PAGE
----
Individual and Systemic Trust: Keys to Next Generation Partner Ecosystems

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What is the number one ingredient for successful partnerships? Trust; both individual and systemic.

What is the number one reason alliances and acquisitions (the deepest type of partnerships) fail? Inability to integrate cultures; trust is the number one ingredient underpinning culture.

Individual Trust is defined as congruence between what is said and what is done. Trust is an attitude that allows people to rely on, have confidence in, and feel sure about other people in the organization.

In a recent article for HostingCon, Dave Gilbert, former CEO of SimpleSignal, talked about the lack of trust in IT organizations as a barrier to growth. “I believe the difference between companies that execute well and those that don’t make it is the leadership’s ability to build trust over time,” said Gilbert. “Companies with a high trust culture experience a far lower churn rate and much higher employee engagement with the enterprise.”

Systemic trust is the ability of individuals in one or more organizations to trust another organization, for example a group of different types of channel partners, alliances, and a developer community to trust and want to grow with a vendor. It is the degree to which individuals and groups in an organization have the confidence to sustain a partnership with the organization and the personnel in the organization.a

Both forms, individual and systemic trust, are fundamental for the success of long term partnerships. Systemic trust is critical when multiple individuals in a company are partnered with another company’s teams – and everyone is unable to know and trust every other individual in the organization. The individuals then must rely on their sense of systemic trust.

At HostingCon in July we will share successful partnership use cases to determine the key factors underpinning them. Trust is a basic need just like water to every human partnership. It is one of the top 10 challenges explicitly stated in the HostingCon State of the Cloud and Service Provider Ecosystem survey; and a sub topic in three others: building effective communication among vendors and partners, balancing channel conflict with both direct and indirect and competitive partners and aligning partnership goals.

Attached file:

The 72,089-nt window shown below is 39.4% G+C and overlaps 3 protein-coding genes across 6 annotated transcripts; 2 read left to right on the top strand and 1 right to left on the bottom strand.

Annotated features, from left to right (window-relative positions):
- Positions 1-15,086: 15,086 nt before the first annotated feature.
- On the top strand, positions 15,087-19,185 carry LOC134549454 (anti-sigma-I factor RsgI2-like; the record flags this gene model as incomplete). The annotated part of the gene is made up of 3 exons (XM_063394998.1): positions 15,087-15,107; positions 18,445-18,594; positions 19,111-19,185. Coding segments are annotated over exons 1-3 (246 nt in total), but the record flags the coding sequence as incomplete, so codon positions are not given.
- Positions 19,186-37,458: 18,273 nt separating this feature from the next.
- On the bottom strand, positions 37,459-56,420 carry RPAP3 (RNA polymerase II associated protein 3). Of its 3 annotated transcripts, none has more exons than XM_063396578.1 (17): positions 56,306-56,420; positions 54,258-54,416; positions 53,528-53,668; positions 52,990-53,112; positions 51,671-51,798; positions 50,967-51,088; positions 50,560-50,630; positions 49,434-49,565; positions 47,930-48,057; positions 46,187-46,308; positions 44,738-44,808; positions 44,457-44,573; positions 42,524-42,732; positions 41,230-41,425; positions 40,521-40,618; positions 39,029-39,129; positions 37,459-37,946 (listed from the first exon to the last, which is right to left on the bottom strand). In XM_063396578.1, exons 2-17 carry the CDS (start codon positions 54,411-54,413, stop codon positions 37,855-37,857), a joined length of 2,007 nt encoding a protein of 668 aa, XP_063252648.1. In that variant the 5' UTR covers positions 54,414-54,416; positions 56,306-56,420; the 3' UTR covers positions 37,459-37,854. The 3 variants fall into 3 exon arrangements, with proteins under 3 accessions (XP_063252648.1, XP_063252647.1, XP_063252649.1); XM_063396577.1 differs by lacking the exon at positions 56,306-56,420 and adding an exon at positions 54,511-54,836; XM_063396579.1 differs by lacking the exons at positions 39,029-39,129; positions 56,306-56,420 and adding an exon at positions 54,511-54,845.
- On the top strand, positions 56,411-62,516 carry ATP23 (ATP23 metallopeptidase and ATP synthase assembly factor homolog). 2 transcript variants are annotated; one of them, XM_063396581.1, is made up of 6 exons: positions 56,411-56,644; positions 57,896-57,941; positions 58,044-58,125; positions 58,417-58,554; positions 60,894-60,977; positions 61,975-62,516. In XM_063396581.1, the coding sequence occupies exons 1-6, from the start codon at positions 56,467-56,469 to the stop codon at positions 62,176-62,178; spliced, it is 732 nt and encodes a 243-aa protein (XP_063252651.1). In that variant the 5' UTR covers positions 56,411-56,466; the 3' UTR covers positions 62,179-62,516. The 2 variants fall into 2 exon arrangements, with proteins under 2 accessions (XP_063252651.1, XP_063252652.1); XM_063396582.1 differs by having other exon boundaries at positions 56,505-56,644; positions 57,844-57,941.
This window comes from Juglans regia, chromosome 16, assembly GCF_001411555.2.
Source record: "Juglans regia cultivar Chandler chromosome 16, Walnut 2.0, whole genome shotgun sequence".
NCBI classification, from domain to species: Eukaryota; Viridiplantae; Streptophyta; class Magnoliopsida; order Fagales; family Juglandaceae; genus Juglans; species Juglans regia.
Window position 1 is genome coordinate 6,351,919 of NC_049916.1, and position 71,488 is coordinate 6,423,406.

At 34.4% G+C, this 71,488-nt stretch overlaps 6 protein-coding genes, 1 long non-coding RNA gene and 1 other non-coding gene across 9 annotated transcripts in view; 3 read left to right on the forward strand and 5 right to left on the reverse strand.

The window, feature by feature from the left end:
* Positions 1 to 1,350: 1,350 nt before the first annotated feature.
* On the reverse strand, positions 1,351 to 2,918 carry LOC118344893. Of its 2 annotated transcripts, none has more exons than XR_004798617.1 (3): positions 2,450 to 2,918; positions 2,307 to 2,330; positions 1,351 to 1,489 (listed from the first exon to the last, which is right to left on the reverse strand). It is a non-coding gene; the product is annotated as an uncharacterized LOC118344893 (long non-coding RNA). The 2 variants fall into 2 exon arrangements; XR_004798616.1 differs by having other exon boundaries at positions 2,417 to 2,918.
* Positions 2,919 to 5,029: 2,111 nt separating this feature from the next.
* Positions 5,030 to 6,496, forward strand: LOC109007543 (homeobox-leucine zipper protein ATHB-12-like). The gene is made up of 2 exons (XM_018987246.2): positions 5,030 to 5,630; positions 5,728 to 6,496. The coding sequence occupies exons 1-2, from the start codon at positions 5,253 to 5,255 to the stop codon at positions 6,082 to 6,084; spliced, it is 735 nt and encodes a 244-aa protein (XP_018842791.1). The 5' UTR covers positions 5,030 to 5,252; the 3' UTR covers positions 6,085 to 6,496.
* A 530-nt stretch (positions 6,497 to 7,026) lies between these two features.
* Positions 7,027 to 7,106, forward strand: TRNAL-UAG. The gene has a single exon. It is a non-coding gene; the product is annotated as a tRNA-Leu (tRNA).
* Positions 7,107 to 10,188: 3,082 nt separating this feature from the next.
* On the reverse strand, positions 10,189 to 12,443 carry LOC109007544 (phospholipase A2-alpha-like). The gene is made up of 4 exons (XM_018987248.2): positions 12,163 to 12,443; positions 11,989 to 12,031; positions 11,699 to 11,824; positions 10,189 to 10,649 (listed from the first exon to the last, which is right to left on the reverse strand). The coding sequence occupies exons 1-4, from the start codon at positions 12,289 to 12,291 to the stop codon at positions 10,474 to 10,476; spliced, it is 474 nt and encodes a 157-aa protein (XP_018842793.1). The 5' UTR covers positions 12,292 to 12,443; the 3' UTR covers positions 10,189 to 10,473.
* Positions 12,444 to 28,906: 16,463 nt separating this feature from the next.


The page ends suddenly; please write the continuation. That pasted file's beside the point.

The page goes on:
So, how do we build individual trust in our channel partnerships and ecosystems?

Trust building is focused on both the present and future cooperation of two people. In order to create trust, people must believe you are trustworthy. This can be a short or long process. However, it can be destroyed in a minute often if earning trust is viewed as a means to an end versus a long term relationship.

Building trust must be perceived as authentic or people will not believe you are trustworthy and want to engage with you. Express yourself authentically, speak carefully, accurately, clearly, and honestly to gain and sustain a full and accurate common understanding.

Trust relies on engagement with individuals and continued reciprocal relations (or relationship building) to earning long term trust. To create trust:

  • Don’t promise more than you can deliver.
  • Describe your doubts, risks, and events beyond your control.
  • Don’t over commit.

Trust and values are linked; it’s important to understand others’ values and align those in a partnership when possible.

Trust breaks down when:

  • People perceive authority versus a relationship
  • There are continuous conflicts with individuals
  • Continued uncertainty in a partnership
  • An inability of a person to communicate or manage risk

Specific tips on creating trust in business partnerships:

  • Work transparently, keeping others up-to-date on progress and problems
  • Allow others to observe the progress of your work
  • Involve others from the partner in key decisions
  • Expose hidden agendas and personal interests of both sides when needed
  • Understand what is being proposed, described, and discussed